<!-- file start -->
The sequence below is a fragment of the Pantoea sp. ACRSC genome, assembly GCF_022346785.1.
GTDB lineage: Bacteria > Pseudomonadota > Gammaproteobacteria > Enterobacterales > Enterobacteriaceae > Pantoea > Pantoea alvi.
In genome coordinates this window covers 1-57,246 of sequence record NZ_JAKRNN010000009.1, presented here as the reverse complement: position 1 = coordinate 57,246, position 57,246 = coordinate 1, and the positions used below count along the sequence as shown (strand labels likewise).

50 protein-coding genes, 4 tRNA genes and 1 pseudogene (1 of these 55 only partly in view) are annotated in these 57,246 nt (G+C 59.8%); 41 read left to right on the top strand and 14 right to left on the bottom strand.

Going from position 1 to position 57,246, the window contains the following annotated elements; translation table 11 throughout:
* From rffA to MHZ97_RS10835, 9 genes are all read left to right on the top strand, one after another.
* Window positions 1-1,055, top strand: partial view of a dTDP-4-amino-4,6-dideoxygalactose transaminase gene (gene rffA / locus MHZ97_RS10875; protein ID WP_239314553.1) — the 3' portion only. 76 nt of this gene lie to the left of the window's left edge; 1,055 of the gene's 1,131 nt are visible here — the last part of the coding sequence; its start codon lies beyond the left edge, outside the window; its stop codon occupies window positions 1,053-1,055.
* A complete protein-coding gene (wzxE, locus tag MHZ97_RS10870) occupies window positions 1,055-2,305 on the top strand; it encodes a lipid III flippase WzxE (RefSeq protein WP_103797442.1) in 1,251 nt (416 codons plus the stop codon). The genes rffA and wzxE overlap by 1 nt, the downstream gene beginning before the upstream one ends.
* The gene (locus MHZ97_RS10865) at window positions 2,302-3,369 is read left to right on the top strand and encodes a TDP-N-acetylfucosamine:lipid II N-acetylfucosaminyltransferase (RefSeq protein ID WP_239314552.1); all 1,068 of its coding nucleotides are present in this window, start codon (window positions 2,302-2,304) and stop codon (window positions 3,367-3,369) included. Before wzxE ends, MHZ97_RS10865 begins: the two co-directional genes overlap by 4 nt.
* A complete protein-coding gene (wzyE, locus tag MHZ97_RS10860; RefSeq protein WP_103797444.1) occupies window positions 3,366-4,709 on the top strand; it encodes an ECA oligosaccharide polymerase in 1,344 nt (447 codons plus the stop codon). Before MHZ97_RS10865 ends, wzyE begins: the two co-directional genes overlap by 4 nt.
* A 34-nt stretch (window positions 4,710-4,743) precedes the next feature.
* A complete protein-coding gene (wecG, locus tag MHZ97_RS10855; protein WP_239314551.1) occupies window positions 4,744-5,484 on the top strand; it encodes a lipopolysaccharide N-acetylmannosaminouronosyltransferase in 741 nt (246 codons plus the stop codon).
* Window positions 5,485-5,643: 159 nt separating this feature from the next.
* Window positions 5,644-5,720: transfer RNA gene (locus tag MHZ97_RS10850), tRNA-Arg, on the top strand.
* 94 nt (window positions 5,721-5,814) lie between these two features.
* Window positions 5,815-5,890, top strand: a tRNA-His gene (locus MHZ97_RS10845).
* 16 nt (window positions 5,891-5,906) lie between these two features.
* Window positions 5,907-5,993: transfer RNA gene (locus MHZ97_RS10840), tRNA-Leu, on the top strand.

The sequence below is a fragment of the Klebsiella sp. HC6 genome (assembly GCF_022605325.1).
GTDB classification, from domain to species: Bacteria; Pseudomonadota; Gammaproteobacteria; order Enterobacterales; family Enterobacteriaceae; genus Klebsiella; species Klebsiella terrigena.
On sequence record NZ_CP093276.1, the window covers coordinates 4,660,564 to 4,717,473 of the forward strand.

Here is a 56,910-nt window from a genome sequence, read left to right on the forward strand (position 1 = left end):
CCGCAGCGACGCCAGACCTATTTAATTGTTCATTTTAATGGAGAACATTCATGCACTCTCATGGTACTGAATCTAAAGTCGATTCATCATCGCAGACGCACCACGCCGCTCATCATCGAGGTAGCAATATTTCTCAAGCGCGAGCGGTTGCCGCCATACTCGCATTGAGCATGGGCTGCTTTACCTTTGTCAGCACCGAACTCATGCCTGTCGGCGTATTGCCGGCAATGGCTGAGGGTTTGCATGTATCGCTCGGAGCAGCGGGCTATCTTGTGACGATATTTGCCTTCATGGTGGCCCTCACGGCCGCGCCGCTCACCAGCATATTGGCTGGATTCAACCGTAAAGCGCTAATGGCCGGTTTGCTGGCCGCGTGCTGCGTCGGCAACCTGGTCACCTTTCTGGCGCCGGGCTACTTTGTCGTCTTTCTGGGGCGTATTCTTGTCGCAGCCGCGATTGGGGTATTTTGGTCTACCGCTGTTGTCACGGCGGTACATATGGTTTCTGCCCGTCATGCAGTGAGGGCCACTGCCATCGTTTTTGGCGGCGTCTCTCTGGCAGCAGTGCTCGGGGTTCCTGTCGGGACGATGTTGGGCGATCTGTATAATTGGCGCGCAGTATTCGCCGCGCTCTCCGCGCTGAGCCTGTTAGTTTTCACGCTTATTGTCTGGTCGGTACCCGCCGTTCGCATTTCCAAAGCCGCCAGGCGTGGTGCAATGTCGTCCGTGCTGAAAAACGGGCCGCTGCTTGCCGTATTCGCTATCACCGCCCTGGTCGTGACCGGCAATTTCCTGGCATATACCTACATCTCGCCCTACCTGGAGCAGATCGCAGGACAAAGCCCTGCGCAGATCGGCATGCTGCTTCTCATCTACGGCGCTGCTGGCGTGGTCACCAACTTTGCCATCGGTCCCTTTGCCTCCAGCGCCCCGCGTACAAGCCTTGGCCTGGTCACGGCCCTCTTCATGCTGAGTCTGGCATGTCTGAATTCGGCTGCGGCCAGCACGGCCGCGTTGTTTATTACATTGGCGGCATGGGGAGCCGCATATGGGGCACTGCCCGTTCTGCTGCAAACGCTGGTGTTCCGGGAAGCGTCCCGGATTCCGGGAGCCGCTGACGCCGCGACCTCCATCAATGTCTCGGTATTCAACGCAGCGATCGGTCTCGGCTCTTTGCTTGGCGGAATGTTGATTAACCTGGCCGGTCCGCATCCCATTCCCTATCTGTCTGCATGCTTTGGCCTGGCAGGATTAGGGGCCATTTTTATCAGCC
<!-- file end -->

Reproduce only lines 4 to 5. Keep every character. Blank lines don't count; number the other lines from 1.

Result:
50 protein-coding genes, 4 tRNA genes and 1 pseudogene (1 of these 55 only partly in view) are annotated in these 57,246 nt (G+C 59.8%); 41 read left to right on the top strand and 14 right to left on the bottom strand.

Going from position 1 to position 57,246, the window contains the following annotated elements; translation table 11 throughout: